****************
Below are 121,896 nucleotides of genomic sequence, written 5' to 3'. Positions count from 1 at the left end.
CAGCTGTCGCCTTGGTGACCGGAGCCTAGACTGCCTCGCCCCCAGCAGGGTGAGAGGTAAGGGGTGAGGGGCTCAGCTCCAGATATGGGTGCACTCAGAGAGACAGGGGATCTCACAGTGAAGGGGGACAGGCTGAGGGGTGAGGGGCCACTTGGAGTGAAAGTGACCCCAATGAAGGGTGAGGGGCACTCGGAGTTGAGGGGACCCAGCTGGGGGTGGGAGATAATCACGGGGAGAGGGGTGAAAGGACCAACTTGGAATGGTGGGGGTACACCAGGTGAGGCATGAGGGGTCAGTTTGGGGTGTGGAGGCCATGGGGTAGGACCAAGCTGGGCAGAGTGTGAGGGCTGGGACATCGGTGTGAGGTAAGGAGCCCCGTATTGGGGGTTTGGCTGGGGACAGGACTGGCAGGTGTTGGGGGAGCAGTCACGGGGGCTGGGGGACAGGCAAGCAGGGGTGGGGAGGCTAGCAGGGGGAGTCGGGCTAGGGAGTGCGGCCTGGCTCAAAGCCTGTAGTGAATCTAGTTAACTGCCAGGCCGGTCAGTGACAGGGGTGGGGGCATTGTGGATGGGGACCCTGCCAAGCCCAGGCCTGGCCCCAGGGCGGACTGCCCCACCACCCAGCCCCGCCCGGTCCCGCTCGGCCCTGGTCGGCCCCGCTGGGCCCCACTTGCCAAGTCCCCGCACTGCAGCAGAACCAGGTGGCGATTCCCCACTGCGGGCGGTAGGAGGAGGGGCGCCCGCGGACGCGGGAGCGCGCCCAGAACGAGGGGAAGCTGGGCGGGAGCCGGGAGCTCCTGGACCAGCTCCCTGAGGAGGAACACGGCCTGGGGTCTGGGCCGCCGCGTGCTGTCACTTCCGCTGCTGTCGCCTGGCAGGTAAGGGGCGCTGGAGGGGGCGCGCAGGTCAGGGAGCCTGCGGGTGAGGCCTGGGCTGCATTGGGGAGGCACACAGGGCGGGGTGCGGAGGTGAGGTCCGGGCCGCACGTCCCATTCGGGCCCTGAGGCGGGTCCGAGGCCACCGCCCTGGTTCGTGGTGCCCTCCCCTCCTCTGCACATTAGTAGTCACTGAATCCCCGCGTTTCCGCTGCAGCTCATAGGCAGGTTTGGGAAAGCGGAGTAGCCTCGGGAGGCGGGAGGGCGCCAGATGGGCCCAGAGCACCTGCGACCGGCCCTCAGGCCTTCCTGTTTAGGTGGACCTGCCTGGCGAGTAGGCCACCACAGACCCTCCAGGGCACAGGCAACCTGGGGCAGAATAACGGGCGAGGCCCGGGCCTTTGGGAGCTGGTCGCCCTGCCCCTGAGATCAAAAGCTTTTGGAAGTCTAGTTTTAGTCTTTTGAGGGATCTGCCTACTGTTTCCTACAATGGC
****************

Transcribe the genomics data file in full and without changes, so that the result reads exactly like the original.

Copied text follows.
Below are 121,896 nucleotides of genomic sequence, written 5' to 3'. Positions count from 1 at the left end.
CAGCTGTCGCCTTGGTGACCGGAGCCTAGACTGCCTCGCCCCCAGCAGGGTGAGAGGTAAGGGGTGAGGGGCTCAGCTCCAGATATGGGTGCACTCAGAGAGACAGGGGATCTCACAGTGAAGGGGGACAGGCTGAGGGGTGAGGGGCCACTTGGAGTGAAAGTGACCCCAATGAAGGGTGAGGGGCACTCGGAGTTGAGGGGACCCAGCTGGGGGTGGGAGATAATCACGGGGAGAGGGGTGAAAGGACCAACTTGGAATGGTGGGGGTACACCAGGTGAGGCATGAGGGGTCAGTTTGGGGTGTGGAGGCCATGGGGTAGGACCAAGCTGGGCAGAGTGTGAGGGCTGGGACATCGGTGTGAGGTAAGGAGCCCCGTATTGGGGGTTTGGCTGGGGACAGGACTGGCAGGTGTTGGGGGAGCAGTCACGGGGGCTGGGGGACAGGCAAGCAGGGGTGGGGAGGCTAGCAGGGGGAGTCGGGCTAGGGAGTGCGGCCTGGCTCAAAGCCTGTAGTGAATCTAGTTAACTGCCAGGCCGGTCAGTGACAGGGGTGGGGGCATTGTGGATGGGGACCCTGCCAAGCCCAGGCCTGGCCCCAGGGCGGACTGCCCCACCACCCAGCCCCGCCCGGTCCCGCTCGGCCCTGGTCGGCCCCGCTGGGCCCCACTTGCCAAGTCCCCGCACTGCAGCAGAACCAGGTGGCGATTCCCCACTGCGGGCGGTAGGAGGAGGGGCGCCCGCGGACGCGGGAGCGCGCCCAGAACGAGGGGAAGCTGGGCGGGAGCCGGGAGCTCCTGGACCAGCTCCCTGAGGAGGAACACGGCCTGGGGTCTGGGCCGCCGCGTGCTGTCACTTCCGCTGCTGTCGCCTGGCAGGTAAGGGGCGCTGGAGGGGGCGCGCAGGTCAGGGAGCCTGCGGGTGAGGCCTGGGCTGCATTGGGGAGGCACACAGGGCGGGGTGCGGAGGTGAGGTCCGGGCCGCACGTCCCATTCGGGCCCTGAGGCGGGTCCGAGGCCACCGCCCTGGTTCGTGGTGCCCTCCCCTCCTCTGCACATTAGTAGTCACTGAATCCCCGCGTTTCCGCTGCAGCTCATAGGCAGGTTTGGGAAAGCGGAGTAGCCTCGGGAGGCGGGAGGGCGCCAGATGGGCCCAGAGCACCTGCGACCGGCCCTCAGGCCTTCCTGTTTAGGTGGACCTGCCTGGCGAGTAGGCCACCACAGACCCTCCAGGGCACAGGCAACCTGGGGCAGAATAACGGGCGAGGCCCGGGCCTTTGGGAGCTGGTCGCCCTGCCCCTGAGATCAAAAGCTTTTGGAAGTCTAGTTTTAGTCTTTTGAGGGATCTGCCTACTGTTTCCTACAATGGC